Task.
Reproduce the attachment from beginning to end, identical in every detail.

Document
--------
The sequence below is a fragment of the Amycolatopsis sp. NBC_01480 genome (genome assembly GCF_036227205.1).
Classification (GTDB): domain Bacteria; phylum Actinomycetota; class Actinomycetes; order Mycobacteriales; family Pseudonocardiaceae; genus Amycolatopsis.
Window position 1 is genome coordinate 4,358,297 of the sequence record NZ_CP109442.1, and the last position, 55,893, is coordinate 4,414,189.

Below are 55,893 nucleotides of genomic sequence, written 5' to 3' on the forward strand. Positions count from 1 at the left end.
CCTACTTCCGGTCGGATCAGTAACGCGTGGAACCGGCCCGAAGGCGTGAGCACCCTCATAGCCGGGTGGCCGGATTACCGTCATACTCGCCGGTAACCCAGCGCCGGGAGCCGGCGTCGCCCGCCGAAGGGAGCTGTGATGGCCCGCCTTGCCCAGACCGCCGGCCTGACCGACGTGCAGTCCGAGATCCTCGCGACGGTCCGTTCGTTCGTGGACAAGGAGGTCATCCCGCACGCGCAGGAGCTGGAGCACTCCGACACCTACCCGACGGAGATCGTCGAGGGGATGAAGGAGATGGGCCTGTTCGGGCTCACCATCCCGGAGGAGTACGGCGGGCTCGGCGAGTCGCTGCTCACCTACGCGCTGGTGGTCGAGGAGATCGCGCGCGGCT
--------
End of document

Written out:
The sequence below is a fragment of the Amycolatopsis sp. NBC_01480 genome (genome assembly GCF_036227205.1).
Classification (GTDB): domain Bacteria; phylum Actinomycetota; class Actinomycetes; order Mycobacteriales; family Pseudonocardiaceae; genus Amycolatopsis.
Window position 1 is genome coordinate 4,358,297 of the sequence record NZ_CP109442.1, and the last position, 55,893, is coordinate 4,414,189.

Below are 55,893 nucleotides of genomic sequence, written 5' to 3' on the forward strand. Positions count from 1 at the left end.
CCTACTTCCGGTCGGATCAGTAACGCGTGGAACCGGCCCGAAGGCGTGAGCACCCTCATAGCCGGGTGGCCGGATTACCGTCATACTCGCCGGTAACCCAGCGCCGGGAGCCGGCGTCGCCCGCCGAAGGGAGCTGTGATGGCCCGCCTTGCCCAGACCGCCGGCCTGACCGACGTGCAGTCCGAGATCCTCGCGACGGTCCGTTCGTTCGTGGACAAGGAGGTCATCCCGCACGCGCAGGAGCTGGAGCACTCCGACACCTACCCGACGGAGATCGTCGAGGGGATGAAGGAGATGGGCCTGTTCGGGCTCACCATCCCGGAGGAGTACGGCGGGCTCGGCGAGTCGCTGCTCACCTACGCGCTGGTGGTCGAGGAGATCGCGCGCGGCT